Drive Buy brings colourful car combat to PC and Switch later this year. Dash Wood gets in the drivers seat to tell us what to expect

Written by Dashiell Wood
A BA English student with far too much to say about videogames both old and new who constantly witters about them on the internet. You can find me here on Redbrick, managing my own publication or contributing my review scores to OpenCritic. You can also find me on Twitter @DashiellWood.
Images by Glitchers

Whether you are procuring some snacks to help get you through your online workload, getting your hands on a copy of the latest novel to mull over in the bath or just picking up a new desk tidy to help organise your workspace the joy of ordering things online should not be underestimated. Being locked at home for the best part of almost year has given all of us a good excuse to engage in some digital retail therapy and I know from personal experience that the little squirts of serotonin prompted by receiving a pile of packages has become one of the few sources of excitement getting us through lockdown life. In the age of next-day (and sometimes even same day) delivery it has become even easier than ever to order things we don’t need over the internet.

I am almost surprised that such a staple of modern life has taken this long to be translated into videogame form, but that all going to change later this year with the release of Drive Buy, a light-hearted take on the experience of online ordering with an enjoyable competitive twist. Centred around the cut-throat world of ecommerce, Drive Buy has players assuming the role of one of a handful of delivery drivers working for the retail giant ‘Buycorp’ as they fight for vehicular supremacy across several neon-drenched urban environments. Over the last few days, I have been trying my hand at the game’s ongoing private beta and want to share a little bit about what you can expect to see in the final release.

Drive Buy

At its heart, Drive Buy is very much a party game. The four-player free-for-all online matches are a format perfectly suited to quick bursts of fun and the use of easy-to-enter room codes to join online matches makes it easy to jump into the game with a couple friends. The promise of cross-play for the game’s two launch platforms, PC and Nintendo Switch, is a particularly tantalising one and I can see it becoming a great way to reconnect with some more casual gamer friends who are usually separated from my play sessions by platform differences. I was surprised to see that Drive Buy features a surprisingly meaty progression system which should be more than enough to keep you entertained even when your friends are away.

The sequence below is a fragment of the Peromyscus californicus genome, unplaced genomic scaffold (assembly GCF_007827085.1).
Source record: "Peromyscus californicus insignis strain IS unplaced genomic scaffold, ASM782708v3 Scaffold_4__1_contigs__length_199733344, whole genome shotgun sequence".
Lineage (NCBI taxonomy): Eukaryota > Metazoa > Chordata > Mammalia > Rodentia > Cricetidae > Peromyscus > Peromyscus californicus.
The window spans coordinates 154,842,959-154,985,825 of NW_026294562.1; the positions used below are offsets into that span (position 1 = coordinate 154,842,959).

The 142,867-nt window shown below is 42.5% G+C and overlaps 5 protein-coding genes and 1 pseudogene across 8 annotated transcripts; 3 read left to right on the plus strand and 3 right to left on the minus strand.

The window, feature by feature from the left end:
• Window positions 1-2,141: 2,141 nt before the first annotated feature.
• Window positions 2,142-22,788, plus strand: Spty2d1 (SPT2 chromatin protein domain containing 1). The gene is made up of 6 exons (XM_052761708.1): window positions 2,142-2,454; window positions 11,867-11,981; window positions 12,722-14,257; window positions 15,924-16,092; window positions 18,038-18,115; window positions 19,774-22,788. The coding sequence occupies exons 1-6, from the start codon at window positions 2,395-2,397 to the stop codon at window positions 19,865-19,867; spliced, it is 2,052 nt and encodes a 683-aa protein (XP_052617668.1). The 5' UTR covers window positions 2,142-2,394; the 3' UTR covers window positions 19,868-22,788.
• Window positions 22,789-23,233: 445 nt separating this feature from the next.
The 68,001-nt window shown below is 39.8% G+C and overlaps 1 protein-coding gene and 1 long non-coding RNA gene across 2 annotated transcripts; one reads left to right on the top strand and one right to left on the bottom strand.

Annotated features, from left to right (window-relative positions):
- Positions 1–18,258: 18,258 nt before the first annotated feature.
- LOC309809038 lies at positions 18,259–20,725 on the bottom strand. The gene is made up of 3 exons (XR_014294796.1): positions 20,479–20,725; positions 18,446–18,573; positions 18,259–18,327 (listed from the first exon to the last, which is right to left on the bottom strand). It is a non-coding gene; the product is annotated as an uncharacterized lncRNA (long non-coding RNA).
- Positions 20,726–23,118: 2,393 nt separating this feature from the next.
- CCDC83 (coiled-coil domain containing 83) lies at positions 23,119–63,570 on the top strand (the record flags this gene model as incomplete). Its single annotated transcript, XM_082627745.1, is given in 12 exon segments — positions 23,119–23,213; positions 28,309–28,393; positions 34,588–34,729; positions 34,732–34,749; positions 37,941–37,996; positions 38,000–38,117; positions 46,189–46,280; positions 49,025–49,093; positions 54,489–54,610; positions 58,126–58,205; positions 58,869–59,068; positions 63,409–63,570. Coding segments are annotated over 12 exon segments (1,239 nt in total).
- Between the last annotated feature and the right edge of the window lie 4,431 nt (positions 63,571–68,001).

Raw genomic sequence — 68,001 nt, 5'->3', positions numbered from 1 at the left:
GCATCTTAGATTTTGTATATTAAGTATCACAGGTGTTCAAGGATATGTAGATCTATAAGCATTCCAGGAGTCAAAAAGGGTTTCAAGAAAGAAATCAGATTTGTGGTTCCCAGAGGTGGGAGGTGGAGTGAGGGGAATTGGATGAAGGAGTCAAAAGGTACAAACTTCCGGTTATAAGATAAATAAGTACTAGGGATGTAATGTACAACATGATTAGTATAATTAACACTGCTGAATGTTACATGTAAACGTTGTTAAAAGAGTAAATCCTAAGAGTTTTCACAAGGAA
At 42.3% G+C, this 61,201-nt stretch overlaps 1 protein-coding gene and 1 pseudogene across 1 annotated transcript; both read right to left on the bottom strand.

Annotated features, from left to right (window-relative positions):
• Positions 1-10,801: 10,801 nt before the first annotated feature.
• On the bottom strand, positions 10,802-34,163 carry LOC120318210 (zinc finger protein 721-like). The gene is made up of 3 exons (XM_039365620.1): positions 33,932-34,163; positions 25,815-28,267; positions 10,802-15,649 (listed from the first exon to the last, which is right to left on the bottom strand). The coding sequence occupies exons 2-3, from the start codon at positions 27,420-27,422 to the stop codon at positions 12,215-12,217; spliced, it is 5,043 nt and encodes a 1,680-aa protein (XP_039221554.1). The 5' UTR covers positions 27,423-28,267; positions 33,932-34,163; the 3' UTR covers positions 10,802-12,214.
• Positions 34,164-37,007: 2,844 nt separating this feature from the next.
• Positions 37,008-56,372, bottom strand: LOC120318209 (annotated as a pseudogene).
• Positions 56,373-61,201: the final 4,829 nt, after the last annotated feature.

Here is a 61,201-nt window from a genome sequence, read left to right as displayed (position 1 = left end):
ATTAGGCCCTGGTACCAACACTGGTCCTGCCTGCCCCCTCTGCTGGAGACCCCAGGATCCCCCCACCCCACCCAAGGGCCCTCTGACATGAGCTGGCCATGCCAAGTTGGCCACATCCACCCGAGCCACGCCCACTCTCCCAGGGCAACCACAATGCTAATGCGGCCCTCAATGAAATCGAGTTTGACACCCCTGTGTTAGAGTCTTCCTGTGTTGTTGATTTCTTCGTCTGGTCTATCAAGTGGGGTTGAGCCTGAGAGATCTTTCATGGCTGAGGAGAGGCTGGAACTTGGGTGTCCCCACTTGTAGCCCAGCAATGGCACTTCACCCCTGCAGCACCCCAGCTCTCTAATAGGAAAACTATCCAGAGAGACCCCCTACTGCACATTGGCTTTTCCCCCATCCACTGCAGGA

Each of the eight unlockable drivers has their own unique vehicle, which can be fully customised via a plethora of array of skins, emotes and other personalisation options. Special items and in-game currency are unlocked through gaining XP, which is awarded based on your performance in a match and contributes to your progression along a reward tree. The beta currently has only twenty items to get your hands on, but there plans to increase this number to one hundred and introduce a changing season-based model in the full release.

Although there are some substantial gameplay changes across the three playable game modes, the objective of each match always remains the same – to climb the leaderboard by obtaining the most money before the match timer runs out. This can be done by stealing the score from other players or completing various mode-based objectives. Out of the three I tried, I found the standout game mode was Delivery, which has players scrambling to bring packages to map waypoints as quickly as possible in manner which is as incredibly enjoyable as is suspiciously like Sega’s Crazy Taxi. Whichever mode you end up playing however, the vehicles’ arcade-like handling makes hurtling around corners at high speeds and tactically avoiding other player’s projectiles and traps a total blast.

Drive Buy

One area I felt a little disappointed with was the selection of maps. At the time of writing there are only two maps to choose from and as the small player cap for online matches means that they must be small to keep the action intense, I can see re-treading the same microscopic arenas becoming old quite quickly. Luckily, there are however plans to bring more maps to the game and I would love to see a bit more variety in their aesthetics, with both the maps currently on offer being set in night-time city environments which look slightly too alike to feel truly distinct. On a different note, whilst some environmental props like trees and even pedestrians react in an amusing cartoon-like manner to being hit by your car, I found being able to glitchy clip through streetlamps was a slightly unnerving experience, but this presumably unintentional ‘feature’ will likely be ironed out before a full release.

Despite the limited map selection and the few teething issues I have mentioned, my experience of the beta was a highly enjoyable one and I’m very much looking forward to seeing how the game looks as the beta progresses and community feedback is taken on board. If you are a fan of the battle modes of Mario Kart or are looking for a more casual alternative to online genre giants like Rocket League, Drive Buy is shaping up to be one package which will certainly be worth waiting for.

If you’re interested in the game’s development, you can keep up to date by visiting the official website or adding the game to your Steam wishlist.

Drive Buy

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